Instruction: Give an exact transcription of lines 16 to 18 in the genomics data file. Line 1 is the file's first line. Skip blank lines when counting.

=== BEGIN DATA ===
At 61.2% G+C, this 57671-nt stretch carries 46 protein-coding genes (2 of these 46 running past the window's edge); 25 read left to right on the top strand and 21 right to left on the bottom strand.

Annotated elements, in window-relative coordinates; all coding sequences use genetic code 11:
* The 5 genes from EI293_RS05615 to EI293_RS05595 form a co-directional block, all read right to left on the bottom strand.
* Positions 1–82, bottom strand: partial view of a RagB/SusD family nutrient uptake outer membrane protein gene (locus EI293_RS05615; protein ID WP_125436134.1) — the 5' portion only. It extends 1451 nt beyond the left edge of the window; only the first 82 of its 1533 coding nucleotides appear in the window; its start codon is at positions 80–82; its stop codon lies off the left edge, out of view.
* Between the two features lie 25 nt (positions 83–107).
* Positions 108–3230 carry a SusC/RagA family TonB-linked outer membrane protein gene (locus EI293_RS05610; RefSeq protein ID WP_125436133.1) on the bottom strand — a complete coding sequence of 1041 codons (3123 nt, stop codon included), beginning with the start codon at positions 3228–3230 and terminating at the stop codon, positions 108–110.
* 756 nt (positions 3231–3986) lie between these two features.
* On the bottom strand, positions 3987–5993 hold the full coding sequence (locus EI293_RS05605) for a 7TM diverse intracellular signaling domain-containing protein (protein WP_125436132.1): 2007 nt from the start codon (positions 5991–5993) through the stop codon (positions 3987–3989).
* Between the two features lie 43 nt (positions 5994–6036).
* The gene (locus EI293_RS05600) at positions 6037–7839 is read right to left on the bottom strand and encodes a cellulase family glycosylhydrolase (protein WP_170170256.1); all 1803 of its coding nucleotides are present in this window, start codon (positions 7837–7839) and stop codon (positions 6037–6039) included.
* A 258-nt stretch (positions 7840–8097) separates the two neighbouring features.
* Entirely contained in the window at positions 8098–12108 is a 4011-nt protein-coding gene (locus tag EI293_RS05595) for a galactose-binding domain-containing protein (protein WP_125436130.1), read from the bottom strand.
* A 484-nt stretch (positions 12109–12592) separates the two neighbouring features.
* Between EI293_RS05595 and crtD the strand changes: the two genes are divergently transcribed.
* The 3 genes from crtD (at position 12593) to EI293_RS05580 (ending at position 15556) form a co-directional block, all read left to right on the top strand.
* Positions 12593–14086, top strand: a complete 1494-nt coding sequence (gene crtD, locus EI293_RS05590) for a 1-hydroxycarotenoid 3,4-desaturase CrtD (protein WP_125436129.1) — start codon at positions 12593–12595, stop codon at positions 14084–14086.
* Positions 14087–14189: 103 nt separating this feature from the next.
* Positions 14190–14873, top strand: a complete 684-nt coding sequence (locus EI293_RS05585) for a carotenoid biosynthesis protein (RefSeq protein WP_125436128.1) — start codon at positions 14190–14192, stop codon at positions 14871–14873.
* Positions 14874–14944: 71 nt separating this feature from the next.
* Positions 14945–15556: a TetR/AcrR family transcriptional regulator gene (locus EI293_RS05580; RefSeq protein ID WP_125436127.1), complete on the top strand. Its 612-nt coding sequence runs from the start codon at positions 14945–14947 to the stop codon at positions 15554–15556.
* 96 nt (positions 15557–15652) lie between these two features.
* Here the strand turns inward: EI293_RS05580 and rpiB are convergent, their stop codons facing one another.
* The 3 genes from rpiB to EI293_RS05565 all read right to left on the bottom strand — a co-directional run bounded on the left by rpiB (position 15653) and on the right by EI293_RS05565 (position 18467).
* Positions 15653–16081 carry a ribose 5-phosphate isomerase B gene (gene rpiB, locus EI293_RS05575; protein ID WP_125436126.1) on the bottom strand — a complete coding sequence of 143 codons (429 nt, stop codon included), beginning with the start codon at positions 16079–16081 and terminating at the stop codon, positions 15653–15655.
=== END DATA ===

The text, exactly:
* Positions 12593–14086, top strand: a complete 1494-nt coding sequence (gene crtD, locus EI293_RS05590) for a 1-hydroxycarotenoid 3,4-desaturase CrtD (protein WP_125436129.1) — start codon at positions 12593–12595, stop codon at positions 14084–14086.
* Positions 14087–14189: 103 nt separating this feature from the next.
* Positions 14190–14873, top strand: a complete 684-nt coding sequence (locus EI293_RS05585) for a carotenoid biosynthesis protein (RefSeq protein WP_125436128.1) — start codon at positions 14190–14192, stop codon at positions 14871–14873.